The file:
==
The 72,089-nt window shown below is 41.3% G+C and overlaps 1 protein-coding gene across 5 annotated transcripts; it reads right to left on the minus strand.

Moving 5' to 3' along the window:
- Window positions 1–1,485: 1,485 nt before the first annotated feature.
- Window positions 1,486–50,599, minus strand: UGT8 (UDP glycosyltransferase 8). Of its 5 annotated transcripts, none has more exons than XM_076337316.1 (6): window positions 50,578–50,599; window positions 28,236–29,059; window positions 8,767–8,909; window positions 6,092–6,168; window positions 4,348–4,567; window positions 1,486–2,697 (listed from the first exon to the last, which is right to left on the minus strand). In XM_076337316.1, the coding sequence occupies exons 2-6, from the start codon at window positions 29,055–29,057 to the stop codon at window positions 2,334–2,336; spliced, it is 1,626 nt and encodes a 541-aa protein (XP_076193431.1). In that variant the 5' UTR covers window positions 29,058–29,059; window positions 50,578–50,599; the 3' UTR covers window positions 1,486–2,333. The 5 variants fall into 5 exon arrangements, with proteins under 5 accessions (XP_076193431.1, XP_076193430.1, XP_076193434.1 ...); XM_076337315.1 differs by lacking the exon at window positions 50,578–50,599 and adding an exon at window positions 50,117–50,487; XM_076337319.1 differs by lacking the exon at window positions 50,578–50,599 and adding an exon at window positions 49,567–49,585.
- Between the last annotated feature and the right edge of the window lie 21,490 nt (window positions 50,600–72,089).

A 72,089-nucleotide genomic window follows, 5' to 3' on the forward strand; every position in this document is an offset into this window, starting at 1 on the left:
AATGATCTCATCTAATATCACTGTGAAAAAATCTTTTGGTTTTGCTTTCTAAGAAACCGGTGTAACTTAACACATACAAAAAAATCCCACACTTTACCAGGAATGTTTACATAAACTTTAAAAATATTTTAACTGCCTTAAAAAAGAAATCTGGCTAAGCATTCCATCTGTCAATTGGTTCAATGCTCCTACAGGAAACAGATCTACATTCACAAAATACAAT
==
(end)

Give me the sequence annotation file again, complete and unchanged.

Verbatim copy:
The 72,089-nt window shown below is 41.3% G+C and overlaps 1 protein-coding gene across 5 annotated transcripts; it reads right to left on the minus strand.

Moving 5' to 3' along the window:
- Window positions 1–1,485: 1,485 nt before the first annotated feature.
- Window positions 1,486–50,599, minus strand: UGT8 (UDP glycosyltransferase 8). Of its 5 annotated transcripts, none has more exons than XM_076337316.1 (6): window positions 50,578–50,599; window positions 28,236–29,059; window positions 8,767–8,909; window positions 6,092–6,168; window positions 4,348–4,567; window positions 1,486–2,697 (listed from the first exon to the last, which is right to left on the minus strand). In XM_076337316.1, the coding sequence occupies exons 2-6, from the start codon at window positions 29,055–29,057 to the stop codon at window positions 2,334–2,336; spliced, it is 1,626 nt and encodes a 541-aa protein (XP_076193431.1). In that variant the 5' UTR covers window positions 29,058–29,059; window positions 50,578–50,599; the 3' UTR covers window positions 1,486–2,333. The 5 variants fall into 5 exon arrangements, with proteins under 5 accessions (XP_076193431.1, XP_076193430.1, XP_076193434.1 ...); XM_076337315.1 differs by lacking the exon at window positions 50,578–50,599 and adding an exon at window positions 50,117–50,487; XM_076337319.1 differs by lacking the exon at window positions 50,578–50,599 and adding an exon at window positions 49,567–49,585.
- Between the last annotated feature and the right edge of the window lie 21,490 nt (window positions 50,600–72,089).

A 72,089-nucleotide genomic window follows, 5' to 3' on the forward strand; every position in this document is an offset into this window, starting at 1 on the left:
AATGATCTCATCTAATATCACTGTGAAAAAATCTTTTGGTTTTGCTTTCTAAGAAACCGGTGTAACTTAACACATACAAAAAAATCCCACACTTTACCAGGAATGTTTACATAAACTTTAAAAATATTTTAACTGCCTTAAAAAAGAAATCTGGCTAAGCATTCCATCTGTCAATTGGTTCAATGCTCCTACAGGAAACAGATCTACATTCACAAAATACAAT